Take the 2-minute tour ×
Stack Overflow is a question and answer site for professional and enthusiast programmers. It's 100% free, no registration required.

I want to distribute some software in both compiled and source form. My intent is to allow people to use my software freely and do whatever they want with the source for personal purposes, but they must not use it for commercial purposes or distribute any part of the software or any derivative work using my source code (modified or unmodified) without my permission. What licenses should I make visible in my source code and final product?

Also, and I hope that it's fine that I ask two questions, I am not sure that I am within my rights to distribute software developed using the free version of Microsoft Visual Basic 2010 Express Edition. So if you could enlighten me on that as well, it would be appreciated.

share|improve this question

closed as off-topic by minitech Nov 22 '14 at 15:23

  • This question does not appear to be about programming within the scope defined in the help center.
If this question can be reworded to fit the rules in the help center, please edit the question.

Why do you want to limit commercial usage? Go read the links about the GPL, read gnu.org/copyleft/gpl.html. Either make the choice you want to sell it or you want to give it away. –  Adrian Cornish Aug 7 '12 at 3:14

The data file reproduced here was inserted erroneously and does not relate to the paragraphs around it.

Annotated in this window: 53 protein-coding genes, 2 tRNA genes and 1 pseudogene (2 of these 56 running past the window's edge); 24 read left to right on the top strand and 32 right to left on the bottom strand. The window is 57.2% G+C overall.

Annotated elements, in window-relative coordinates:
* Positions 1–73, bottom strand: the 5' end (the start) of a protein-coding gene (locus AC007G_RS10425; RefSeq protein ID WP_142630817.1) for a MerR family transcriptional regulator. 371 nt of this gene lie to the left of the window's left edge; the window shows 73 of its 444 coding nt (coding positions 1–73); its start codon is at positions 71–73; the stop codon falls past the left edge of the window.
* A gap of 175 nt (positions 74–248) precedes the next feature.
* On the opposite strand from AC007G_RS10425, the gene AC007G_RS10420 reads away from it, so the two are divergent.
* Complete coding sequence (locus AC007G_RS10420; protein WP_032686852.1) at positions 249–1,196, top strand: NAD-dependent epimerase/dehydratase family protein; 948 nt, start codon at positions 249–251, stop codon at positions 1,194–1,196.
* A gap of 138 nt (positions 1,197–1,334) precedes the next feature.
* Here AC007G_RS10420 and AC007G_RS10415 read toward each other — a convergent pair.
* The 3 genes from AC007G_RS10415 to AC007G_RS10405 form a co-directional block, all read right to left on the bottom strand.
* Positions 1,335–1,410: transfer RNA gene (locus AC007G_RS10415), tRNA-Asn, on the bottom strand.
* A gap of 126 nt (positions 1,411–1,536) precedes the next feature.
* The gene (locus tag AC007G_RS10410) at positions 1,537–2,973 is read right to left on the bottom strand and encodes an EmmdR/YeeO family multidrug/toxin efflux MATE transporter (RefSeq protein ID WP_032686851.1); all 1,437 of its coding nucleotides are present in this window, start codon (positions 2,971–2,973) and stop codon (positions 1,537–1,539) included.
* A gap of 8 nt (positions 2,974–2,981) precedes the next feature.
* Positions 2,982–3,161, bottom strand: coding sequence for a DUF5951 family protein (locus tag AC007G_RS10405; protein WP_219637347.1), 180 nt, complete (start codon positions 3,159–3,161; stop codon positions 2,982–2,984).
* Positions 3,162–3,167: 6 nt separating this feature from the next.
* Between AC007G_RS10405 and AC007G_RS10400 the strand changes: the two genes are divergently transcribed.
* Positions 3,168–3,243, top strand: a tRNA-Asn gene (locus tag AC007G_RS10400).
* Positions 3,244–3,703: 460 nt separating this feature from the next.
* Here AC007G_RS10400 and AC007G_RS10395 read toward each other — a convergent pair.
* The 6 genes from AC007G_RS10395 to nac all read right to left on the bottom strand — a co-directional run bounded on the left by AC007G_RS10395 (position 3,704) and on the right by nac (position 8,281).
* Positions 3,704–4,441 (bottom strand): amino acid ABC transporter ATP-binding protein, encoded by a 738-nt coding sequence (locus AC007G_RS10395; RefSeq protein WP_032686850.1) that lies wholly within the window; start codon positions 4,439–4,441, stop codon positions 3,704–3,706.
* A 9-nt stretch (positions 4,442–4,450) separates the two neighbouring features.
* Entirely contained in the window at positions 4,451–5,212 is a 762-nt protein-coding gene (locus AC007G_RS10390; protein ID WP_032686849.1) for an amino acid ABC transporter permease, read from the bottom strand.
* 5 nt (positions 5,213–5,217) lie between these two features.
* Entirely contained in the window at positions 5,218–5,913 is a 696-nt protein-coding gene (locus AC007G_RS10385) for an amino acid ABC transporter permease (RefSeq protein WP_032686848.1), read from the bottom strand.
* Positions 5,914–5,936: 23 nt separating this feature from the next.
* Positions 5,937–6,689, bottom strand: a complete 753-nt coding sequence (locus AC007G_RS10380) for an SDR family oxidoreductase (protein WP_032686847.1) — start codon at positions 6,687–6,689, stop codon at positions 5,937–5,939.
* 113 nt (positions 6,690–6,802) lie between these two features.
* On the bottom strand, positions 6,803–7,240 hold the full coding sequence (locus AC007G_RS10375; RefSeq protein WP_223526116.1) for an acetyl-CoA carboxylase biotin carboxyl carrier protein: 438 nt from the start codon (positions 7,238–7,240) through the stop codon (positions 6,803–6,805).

This doesnt seem fit for SO, maybe Programers? –  Cole Johnson Aug 7 '12 at 3:19
Ah yes, I will bring my second query there, thanks. –  Big Endian Aug 7 '12 at 3:29
This question appears to be off-topic because it is about licensing, not programming. –  minitech Nov 22 '14 at 15:23

1 Answer 1

up vote 4 down vote accepted

Have a look at the Creative Commons Licence Chooser

share|improve this answer
Yes, thank you. This is exactly what I needed. –  Big Endian Aug 7 '12 at 3:28
I can live with people distributing it. It does have my name on it... –  Big Endian Aug 7 '12 at 3:32

Not the answer you're looking for? Browse other questions tagged or ask your own question.